Bucket Buddies is a curriculum-based inquiry project available on the Internet for elementary level students. In this project, students team up with other students from around the globe to test fresh water samples in their community. Students collect samples of water from local ponds to answer the question: Are the organisms found in pond water the same all over the world? In this project, students attempt to determine whether or not the same fresh water macro-invertebrates will be found in different locations. Participating classes collect samples from ponds near their schools and use a variety of resources to identify the macro-invertebrates (animals lacking a backbone and visible without the aid of a microscope) in the samples. The students then share their identifications with other project participants and use the collected data to answer the central question: Did classrooms sampling fresh water sources around the world find the same organisms? Finally, the students publish their conclusions in a report, which is posted to the project web site. Additional collaborative project ideas that address water quality and water conservation issues can be found by visiting http://www.k12science.org/collabprojs.html
International Schools Cyberfair
International Schools Cyberfair is an international learning program that encourages youth to connect the knowledge they learn in school to real world applications. This project has brought together more than one million students across 100 countries. Its purpose is for students, their schools and their local communities to use the Internet to share resources, establish partnerships and work together to accomplish common goals. Students work collaboratively to research and then showcase online what is special about their local community. Local and international collaboration through information and communication technologies is a key aspect of the program. Students are also encouraged to serve as “ambassadors”, sharing what they’ve learned in a way that contributes back to their local communities. Award-winning projects showcase people and programs that are actively providing solutions or solving problems.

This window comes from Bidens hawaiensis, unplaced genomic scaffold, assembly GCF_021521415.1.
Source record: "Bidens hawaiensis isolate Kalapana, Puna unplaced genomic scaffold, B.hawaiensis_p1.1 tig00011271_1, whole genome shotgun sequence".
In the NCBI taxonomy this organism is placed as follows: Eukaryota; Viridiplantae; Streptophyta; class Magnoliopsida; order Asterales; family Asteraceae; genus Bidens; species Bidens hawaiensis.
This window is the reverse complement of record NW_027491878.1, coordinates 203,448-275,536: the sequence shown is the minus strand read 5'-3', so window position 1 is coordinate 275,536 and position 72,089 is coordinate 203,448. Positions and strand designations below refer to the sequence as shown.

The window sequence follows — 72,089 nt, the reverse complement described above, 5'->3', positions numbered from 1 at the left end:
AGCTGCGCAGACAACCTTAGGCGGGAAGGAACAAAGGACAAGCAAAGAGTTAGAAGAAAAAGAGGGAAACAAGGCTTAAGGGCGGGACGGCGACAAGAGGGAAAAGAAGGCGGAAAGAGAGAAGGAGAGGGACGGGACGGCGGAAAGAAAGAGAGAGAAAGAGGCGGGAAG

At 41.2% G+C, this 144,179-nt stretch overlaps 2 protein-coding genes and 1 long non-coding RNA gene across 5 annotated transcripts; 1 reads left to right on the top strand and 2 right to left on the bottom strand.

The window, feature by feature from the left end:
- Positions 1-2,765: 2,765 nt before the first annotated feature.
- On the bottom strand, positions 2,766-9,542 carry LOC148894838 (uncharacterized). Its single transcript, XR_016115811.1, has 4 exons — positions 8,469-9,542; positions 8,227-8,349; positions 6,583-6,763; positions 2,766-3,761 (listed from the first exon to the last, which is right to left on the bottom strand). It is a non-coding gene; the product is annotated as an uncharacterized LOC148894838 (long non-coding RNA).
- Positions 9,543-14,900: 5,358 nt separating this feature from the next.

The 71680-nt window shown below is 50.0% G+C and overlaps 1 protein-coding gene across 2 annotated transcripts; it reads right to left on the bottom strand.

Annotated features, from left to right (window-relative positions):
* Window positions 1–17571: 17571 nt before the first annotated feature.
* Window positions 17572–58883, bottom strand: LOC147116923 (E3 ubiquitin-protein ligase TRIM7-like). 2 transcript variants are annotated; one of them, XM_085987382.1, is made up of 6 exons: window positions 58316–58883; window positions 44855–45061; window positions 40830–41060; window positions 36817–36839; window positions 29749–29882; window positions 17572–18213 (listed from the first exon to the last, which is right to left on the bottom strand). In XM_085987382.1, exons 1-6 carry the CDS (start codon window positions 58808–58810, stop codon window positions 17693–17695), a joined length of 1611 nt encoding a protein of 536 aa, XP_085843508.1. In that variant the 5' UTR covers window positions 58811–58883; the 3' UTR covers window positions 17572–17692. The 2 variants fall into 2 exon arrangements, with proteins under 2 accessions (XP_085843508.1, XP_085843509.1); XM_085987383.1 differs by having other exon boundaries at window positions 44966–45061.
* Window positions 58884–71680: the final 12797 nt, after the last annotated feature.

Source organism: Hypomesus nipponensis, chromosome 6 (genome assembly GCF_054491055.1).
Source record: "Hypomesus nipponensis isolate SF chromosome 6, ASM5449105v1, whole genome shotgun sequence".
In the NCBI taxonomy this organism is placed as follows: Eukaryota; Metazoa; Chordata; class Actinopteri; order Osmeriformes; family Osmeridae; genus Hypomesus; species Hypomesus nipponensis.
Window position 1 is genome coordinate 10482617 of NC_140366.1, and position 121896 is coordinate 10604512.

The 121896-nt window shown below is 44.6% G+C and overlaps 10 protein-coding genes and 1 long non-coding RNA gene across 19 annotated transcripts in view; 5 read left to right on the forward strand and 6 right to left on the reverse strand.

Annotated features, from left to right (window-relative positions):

Projects within iEARN are designed and facilitated by participants to fit their particular curriculum and classroom needs. Upon membership, the iEARN network is open to all teachers and students at a school, with resources available for finding iEARN projects across age levels and disciplines. iEARN features a Learning Circle, which contains highly interactive, project-based partnerships among small numbers of schools located throughout the world. All iEARN projects involve a final “product” or exhibition of the learning that has taken place as part of the collaboration. These have included magazines, creative writing anthologies, websites, letter-writing campaigns, reports to government officials, arts exhibits, workshops, performances fund raising, and many more examples of youth taking action as part of what they are learning in the classroom.
Participation in social action projects provides opportunities for young people to transform the world around them and makes it possible for them to see themselves, their abilities, and the activities at school in a different light. Not only does this give students the opportunity to affect change in the world and gain valuable experience with the new forms of online communication and social networking that are quickly defining our world, but it also builds confidence that the skills they are learning have value beyond the classroom.